‘Spike’ flashback: IDW ‘Spike’ series (2010-11) (Comic book review)


hroughout my reread of IDW’s Angelverse work, it’s become increasingly clear that the “Spike” titles tend to be better than the “Angel” titles. There are some exceptions: “Spike: The Devil You Know” is not very good, and some “Angel” yarns are outstanding. But generally, your odds of getting a great tale are better with “Spike,” and it’s because Brian Lynch – with whom Joss Whedon co-wrote the canonical “Angel: After the Fall” — writes most of them, and Franco Urru does the art for most of Lynch’s work.

Lynch saves the best for last with the eight-issue “Spike” ongoing series (October 2010-May 2011). Despite having to adjust to the looming end of the IDW license partway through, Lynch crafts a strong tale of Spike’s time in Las Vegas. At first, Spike’s goal is to claim his own town to protect, since he couldn’t get out of Buffy’s shadow in Sunnydale or Angel’s in Los Angeles. Midway through the series, Lynch begins to link up the tale with “Buffy” Season 8: Spike calls on Willow for help – marking the first time IDW’s Angelverse and Dark Horse’s Buffyverse cross over. And the series wraps with Spike leading a spaceship full of dimension-hopping bugs, setting the stage for his entrance into Season 8.

Spike has a long-overdue reunion with Beck, securing her a pass from the Mosaic demon-rehab facility to join his team. I’ve always liked Beck, even though her “Firestarter” inspiration is obvious in the same way Gwen Raiden owes a debt to “X-Men’s” Rogue. Perhaps it’s because she’s a cute comic-book girl. But Lynch does more with her here, showing how she loves the heroic Spike, who cares for Beck but isn’t interested in romance at the moment.

I’ve always liked Beck, even though her “Firestarter” inspiration is obvious in the same way Gwen Raiden owes a debt to “X-Men’s” Rogue.

Betta George is back on the team, too, and the banter between Spike and the floating telepathic fish sings from Lynch’s pen. Also surprisingly enjoyable are Spike’s exchanges with the ridiculous Groosalugg, who has always been a parody of noble medieval warriors, and fits the bill even better now that he’s teamed with the dragon named Cordelia. Jeremy is also around, and Lynch makes good use of him, first as the body that a W&H agent has possessed, and later as a Xander-like unsung hero (although it would be nice if Spike threw him a bone and stopped calling him “Jerry”).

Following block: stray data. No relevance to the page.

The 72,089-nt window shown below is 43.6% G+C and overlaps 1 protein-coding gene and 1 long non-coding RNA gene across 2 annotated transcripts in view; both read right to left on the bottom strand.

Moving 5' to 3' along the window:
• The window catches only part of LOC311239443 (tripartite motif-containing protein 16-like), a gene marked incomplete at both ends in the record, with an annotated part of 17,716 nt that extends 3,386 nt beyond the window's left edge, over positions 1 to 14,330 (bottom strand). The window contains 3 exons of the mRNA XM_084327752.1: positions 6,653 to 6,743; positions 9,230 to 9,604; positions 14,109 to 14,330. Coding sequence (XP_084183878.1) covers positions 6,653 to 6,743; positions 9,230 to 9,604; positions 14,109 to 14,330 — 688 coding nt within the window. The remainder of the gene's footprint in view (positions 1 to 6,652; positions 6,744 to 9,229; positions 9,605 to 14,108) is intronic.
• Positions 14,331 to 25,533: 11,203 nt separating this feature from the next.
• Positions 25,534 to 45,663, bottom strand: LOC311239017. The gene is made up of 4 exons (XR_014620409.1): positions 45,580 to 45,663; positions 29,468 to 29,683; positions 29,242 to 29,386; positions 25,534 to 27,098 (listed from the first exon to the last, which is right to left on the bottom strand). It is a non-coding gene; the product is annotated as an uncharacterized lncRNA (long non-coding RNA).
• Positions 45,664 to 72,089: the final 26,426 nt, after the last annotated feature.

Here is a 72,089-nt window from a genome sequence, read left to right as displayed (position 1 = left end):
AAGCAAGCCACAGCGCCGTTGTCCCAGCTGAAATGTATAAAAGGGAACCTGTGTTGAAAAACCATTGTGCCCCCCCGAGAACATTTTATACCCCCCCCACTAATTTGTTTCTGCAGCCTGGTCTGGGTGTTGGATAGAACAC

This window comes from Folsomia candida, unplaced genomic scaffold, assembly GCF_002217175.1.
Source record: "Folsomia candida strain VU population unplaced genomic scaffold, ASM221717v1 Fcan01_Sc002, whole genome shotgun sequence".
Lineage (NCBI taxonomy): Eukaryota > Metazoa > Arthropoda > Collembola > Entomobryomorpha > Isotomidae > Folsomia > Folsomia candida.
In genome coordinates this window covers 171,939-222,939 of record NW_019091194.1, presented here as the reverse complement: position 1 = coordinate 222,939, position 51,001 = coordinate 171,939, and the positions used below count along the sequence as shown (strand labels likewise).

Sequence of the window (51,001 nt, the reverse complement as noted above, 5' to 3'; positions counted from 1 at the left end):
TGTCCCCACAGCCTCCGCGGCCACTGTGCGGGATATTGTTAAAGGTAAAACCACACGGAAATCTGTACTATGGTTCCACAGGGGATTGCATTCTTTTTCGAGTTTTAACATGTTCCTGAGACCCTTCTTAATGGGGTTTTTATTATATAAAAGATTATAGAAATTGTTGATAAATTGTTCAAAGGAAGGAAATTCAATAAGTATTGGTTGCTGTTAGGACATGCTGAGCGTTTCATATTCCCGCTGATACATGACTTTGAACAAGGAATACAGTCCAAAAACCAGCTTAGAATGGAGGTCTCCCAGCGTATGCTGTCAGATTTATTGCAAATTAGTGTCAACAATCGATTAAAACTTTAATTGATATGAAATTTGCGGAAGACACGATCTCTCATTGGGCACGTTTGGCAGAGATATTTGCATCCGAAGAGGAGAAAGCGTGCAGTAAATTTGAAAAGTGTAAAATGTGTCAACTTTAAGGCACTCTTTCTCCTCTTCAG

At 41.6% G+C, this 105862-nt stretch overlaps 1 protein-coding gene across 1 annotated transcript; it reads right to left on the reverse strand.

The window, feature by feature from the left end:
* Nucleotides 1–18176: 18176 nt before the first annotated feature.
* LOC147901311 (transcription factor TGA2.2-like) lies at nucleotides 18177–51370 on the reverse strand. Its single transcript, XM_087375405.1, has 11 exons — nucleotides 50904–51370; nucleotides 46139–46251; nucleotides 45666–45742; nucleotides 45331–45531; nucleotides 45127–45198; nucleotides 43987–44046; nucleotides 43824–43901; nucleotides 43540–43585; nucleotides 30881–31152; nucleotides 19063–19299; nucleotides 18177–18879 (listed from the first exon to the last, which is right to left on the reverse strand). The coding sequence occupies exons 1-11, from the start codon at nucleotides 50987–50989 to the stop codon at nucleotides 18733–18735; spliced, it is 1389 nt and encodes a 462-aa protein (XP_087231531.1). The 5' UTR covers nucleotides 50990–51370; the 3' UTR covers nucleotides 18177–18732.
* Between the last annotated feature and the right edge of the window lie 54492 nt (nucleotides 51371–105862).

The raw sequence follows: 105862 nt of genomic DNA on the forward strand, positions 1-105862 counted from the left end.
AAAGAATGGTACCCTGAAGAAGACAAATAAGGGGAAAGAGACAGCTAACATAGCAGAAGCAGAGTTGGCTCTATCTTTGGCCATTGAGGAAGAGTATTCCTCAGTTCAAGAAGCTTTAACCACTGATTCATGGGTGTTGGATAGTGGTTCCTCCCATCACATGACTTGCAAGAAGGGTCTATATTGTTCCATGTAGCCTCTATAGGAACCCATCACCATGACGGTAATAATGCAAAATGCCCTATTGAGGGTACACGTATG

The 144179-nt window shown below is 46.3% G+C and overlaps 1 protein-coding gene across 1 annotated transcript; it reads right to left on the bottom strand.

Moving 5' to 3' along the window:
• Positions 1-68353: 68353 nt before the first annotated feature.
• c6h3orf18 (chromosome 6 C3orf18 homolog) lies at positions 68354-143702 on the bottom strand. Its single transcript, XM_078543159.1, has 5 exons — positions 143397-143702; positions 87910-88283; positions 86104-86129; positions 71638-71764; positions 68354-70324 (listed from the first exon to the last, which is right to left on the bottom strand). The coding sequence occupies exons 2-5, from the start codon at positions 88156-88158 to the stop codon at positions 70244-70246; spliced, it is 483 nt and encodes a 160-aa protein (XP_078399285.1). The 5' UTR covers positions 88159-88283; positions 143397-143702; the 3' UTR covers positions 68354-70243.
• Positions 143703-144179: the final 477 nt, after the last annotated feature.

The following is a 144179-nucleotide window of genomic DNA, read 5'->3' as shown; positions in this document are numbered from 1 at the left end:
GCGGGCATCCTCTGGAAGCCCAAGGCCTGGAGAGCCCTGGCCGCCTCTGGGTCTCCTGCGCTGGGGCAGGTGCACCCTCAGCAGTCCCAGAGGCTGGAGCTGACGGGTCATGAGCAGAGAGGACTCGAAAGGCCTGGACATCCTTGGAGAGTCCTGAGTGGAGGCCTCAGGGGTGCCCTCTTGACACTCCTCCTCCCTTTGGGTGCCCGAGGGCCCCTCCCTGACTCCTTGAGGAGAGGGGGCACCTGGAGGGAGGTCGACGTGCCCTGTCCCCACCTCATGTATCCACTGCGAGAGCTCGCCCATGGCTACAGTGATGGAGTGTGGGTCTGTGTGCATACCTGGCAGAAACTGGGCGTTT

An even more overdue reunion than Spike-and-Beck is Spike-and-Drusilla. Dru leaves Spike to hook up with a chaos demon between “Buffy” Season 2 and “Lovers Walk” (3.8). Then Spike rejects Dru in favor of Buffy in “Crush” (5.14), and the former vampire lovebirds hadn’t crossed paths since. In “Angel” Issues 25-26, we see Dru being studied in a secret underground laboratory, and in this “Spike” series we learn that lab is run by Wolfram & Hart, which values Dru’s prophetic visions.

A potential criticism of this series is that W&H’s aim for Las Vegas is similar to when it sends Los Angeles to Hell in “After the Fall.” A magic barrier around Sin City traps Spike’s team inside and makes conventional communication outside the city impossible — a parallel to Spike’s inability to contact his Vegas friends in “Spike: After the Fall.” On the flip side, this “Spike” series – probably accidentally – is a nice parallel to “Viva Las Buffy!” (Issues 51-54 of the classic Dark Horse series). In that story, a pre-Season 1 Buffy – like Spike here — focuses on discovering her purpose in life and tries not be distracted by romance amid the neon-lit casinos.

Forcing a W&H agent to give him magical help, Spike contacts Willow, who is on board for Issues 5-7. Willow’s connection with the Scooby Gang is dodgy through much of Season 8, so it makes sense that she could sneak away to help Spike here, and it’s nice to see them hug and to hear how Willow is proud of Spike for finding a purpose and making friends.